A federal judge has dismissed a lawsuit filed by a Denver credit union against the Federal Reserve in its effort to provide banking services to marijuana businesses.
U.S. District Judge R. Brooke Jackson noted in Tuesday’s decision that marijuana remains an illegal drug under federal law, despite being legal under state law. “The courts cannot use equitable powers to issue an order that would facilitate criminal activity,” Jackson ruled.
Fourth Corner Credit Union, created specifically to serve marijuana businesses, sued the U.S. Federal Reserve Bank of Kansas City, whose territory includes Colorado, over its denial of the credit union’s master account — the account that ties all of its financial dealings to other banks.
Deirdra O’Gorman, Fourth Corner president and CEO, said in December that the Colorado banking commissioner granted the Fourth Corner Credit Union a state charter in November 2014. And the Federal Reserve Bank, which does not regulate or supervise financial institutions, should have granted the credit union a master account.
Fourth Corner attorney Mark Mason, a South Carolina – based attorney, argued that it’s not up to the Federal Reserve to regulate the credit union once it’s up and running. Federal law says that every financial institution shall be given access to a master account.
But Jackson wrote that the Federal Reserve is under no mandate to allow a master account that would facilitate activities that would violate federal law.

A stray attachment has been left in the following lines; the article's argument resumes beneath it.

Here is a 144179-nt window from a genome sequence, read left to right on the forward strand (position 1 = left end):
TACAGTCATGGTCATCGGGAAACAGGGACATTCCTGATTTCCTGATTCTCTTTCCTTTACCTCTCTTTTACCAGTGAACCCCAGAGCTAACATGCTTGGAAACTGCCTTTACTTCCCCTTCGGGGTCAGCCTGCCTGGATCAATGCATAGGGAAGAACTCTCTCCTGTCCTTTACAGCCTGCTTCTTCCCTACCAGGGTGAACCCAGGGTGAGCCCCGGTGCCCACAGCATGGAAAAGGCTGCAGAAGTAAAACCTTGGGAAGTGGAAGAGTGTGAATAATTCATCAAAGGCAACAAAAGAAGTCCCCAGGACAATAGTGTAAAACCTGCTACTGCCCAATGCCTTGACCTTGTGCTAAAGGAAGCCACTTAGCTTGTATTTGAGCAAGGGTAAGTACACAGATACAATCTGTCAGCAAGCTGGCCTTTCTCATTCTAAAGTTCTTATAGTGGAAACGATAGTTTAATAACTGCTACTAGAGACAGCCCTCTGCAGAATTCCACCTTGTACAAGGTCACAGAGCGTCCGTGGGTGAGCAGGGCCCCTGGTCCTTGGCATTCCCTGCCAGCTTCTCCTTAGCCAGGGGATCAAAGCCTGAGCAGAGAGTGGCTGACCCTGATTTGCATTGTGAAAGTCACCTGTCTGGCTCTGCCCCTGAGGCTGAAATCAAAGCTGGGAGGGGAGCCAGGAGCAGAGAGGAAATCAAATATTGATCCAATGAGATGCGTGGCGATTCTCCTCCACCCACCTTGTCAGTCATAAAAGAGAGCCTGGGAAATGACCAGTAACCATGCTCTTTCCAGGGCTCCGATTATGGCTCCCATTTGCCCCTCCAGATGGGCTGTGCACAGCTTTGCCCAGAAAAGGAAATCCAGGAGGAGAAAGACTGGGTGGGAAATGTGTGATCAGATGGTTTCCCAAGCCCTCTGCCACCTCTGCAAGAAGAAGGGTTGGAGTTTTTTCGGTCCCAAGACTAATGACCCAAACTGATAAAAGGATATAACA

The case has made national news, as there are now 23 states with legal medical marijuana sales and four states and the District of Columbia with legal recreational marijuana sales, including Colorado. But getting these businesses banked has been nearly impossible because marijuana is classified at the federal level as a narcotic, and so much of the pot industry’s business is conducted via cash transactions.
The National Cannabis Industry Association said Tuesday’s ruling sends a message that Congress must act.
“There’s no shortcut, there’s no Band-Aid, there’s no work around to fix this industry-wide,” said Aaron Smith, executive director of the National Cannabis Industry Association.
“Forcing cannabis businesses to operate without banking access is a crisis, affecting public safety, law-abiding businesses, and the state officials in charge of regulating them,” he said.
Most banks don’t want to take marijuana business accounts for fear of being prosecuted under the federal Anti-Money Laundering Act, which says it is illegal to accept proceeds of a known illegal activity.
The Anti-Money Laundering Act (AML) applies to everyone who takes cash from a marijuana business, not just banks. And that means that ancillary businesses, such as consultants or engineers, are also losing their bank accounts.
“I regard the situation as untenable and hope that it will soon be addressed and resolved by Congress,” Jackson wrote.
Meanwhile, Fourth Corner has a pending law suit against the National Credit Union Administrations Office of Consumer Protection, which denied it federal insurance. The credit union’s charter was approved on the condition that it gets federal insurance.
Source: Denver Business Journal, Monica Mendoza
Photo: Deidra O’Gorman, president and CEO of Fourth Corner Credit Union, and attorney Mark Mason, on her left, talk with reporters Dec. 28 outside of the hearing in U.S. District Court in Denver. Judge R. Brooke Jackson dismissed the credit union’s law suit in which they sought a master bank account. (Monica Mendoza, DBJ)
Monica Mendoza covers banking and financial services, legal services, the economy and economic development, and sports business and contributes to the “Finance & Law” blog.